VANCOUVER — When Ã‰milie Castonguay was a girl, her family had a cottage in Mont-Tremblant, about two hours northwest of their home in Montreal.
She and her sisters would go skiing there. But the frigid winter temperatures in the Laurentians would often turn the snow to ice, and Ã‰milie remembers sitting on the chairlift one morning with her older sister, Valerie, watching skiers clatter and crash on the crusty slopes below them.
â€œWe said, â€˜You know, we need to go to Vancouver. That’s where the big mountains are. We can have fresh snow all day,â€™â€ Ã‰milie recalled Monday. â€œWe always talked about Vancouver and how amazing it is.â€
A few years later, when Ã‰milie came home for the summer before her fourth year at Niagara University, Valerie reminded her of their conversation. On a hockey scholarship at the college above Niagara Falls on the New York side of the border, Ã‰milie had undergone shoulder surgery and figured the injury ended any chance of a playing career in womenâ€™s hockey.
â€œI was lying in bed watching Friends re-runs and she came in and we had a conversation,â€ Ã‰milie said. â€œI made a joke and she said: â€˜Oh, I think we’ve known your career has been over for a long time in hockey.â€™ I was third-line winger in the NCAA… so obviously I wasn’t going to have much of a career playing after college. But she said: â€˜You’re going to do your law degree like me. You’re going to go to law school and then you’re going to become GM for the Vancouver Canucks.â€™
â€œShe passed away the next day. It was really the last conversation I ever had with her. Vancouver was where I scattered her ashes.â€
Valerie Castonguay went into hospital for what her sister says was a routine surgery and died on the operating table. She was 25, one year older than Ã‰milie. Their younger sister is Alexandra.
Ã‰milie Castonguay did go to law school at the University of Montreal, passed her Quebec Bar exam and became a National Hockey League player agent. And on the â€œvisions boardâ€ she kept at home, Castonguay wrote â€œ38 Vanâ€ — her goal to work in Vancouver by age 38.
â€œI had put Vancouver on my vision board because I thought that’s where I want to build my life,â€ she said. â€œI don’t know how I’m going to get there. I had a business in the east… but I’d figure it out. It’s just kind of strange how the universe makes things happen sometimes.â€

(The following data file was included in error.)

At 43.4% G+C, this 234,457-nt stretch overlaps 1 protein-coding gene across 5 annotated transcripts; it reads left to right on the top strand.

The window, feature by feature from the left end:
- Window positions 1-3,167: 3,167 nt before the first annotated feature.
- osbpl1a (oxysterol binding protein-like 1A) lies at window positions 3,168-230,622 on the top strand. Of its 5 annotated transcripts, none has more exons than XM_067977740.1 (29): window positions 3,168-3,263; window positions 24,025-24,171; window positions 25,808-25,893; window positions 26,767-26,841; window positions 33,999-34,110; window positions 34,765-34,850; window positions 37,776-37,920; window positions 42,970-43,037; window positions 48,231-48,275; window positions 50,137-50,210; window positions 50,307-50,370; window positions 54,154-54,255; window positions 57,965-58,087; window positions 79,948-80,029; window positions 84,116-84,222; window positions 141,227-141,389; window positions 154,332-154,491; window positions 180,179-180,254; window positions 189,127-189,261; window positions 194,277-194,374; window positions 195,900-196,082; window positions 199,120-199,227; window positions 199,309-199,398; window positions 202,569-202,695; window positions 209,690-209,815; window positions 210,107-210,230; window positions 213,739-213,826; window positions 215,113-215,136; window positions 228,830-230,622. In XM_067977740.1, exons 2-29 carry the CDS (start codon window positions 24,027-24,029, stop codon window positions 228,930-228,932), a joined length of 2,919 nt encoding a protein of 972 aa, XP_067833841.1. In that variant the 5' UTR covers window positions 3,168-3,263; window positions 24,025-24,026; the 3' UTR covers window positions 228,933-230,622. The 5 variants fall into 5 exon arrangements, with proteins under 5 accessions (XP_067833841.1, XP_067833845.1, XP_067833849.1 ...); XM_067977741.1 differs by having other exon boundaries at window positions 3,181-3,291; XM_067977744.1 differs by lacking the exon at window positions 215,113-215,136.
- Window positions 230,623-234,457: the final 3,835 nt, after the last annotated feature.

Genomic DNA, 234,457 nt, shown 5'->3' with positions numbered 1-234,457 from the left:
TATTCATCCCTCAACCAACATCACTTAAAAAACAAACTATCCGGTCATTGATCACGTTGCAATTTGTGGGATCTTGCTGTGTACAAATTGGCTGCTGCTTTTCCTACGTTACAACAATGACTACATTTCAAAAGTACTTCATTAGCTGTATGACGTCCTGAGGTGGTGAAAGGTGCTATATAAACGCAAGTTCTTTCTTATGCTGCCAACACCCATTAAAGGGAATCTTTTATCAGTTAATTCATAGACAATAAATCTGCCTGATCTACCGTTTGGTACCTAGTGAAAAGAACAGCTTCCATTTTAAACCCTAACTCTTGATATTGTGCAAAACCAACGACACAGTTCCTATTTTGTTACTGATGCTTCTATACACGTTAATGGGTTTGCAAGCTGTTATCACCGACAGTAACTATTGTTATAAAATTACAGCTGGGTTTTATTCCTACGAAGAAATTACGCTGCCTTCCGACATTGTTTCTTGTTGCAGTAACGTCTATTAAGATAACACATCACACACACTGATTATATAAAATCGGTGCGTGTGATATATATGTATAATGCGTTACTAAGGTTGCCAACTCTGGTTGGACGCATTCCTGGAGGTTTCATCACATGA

On Monday, the Canucksâ€™ new president, Jim Rutherford, named Castonguay the organizationâ€™s first female assistant general manager. She turns 38 in about six weeks.
â€œFor Vancouver and Jim to call me, and have such a vision and a plan — I love what I’m doing and I love being an agent — but if this isn’t a sign from (Valerie), I don’t know what it is,â€ Castonguay told Sportsnet in an interview after her Zoom call with reporters. â€œIt’s a personal decision, but also a professional one, kind of mixed together.
â€œI can tell you, when I saw Jimâ€™s name pop up on my cell phone, I told myself: I have no players in Vancouver, so he’s not calling me to talk about a player. And that’s when it kind of dawned on me that maybe this was about bringing me on. And it definitely took me a second to compose myself at that moment.â€
The hiring of Castonguay is much bigger than the Canucks. With a client list that included former first-overall pick Alexis LafreniÃ¨re, ex-Canuck Antoine Roussel and Canadian national team captain Marie-Philip Poulin, she became in 2016 the first female agent certified by the NHL Playersâ€™ Association in Canada. Her role with the Canucks is ground-breaking for women in hockey.
But several times during her virtual press conference, Castonguay emphasized that she has always viewed her journey in hockey in â€œnon-binaryâ€ terms.
â€œI grew up playing hockey with the boys, same as them,â€ she said. â€œI watched hockey, same as them. I played with the boys when I was young, and then I played with the girls when I was older.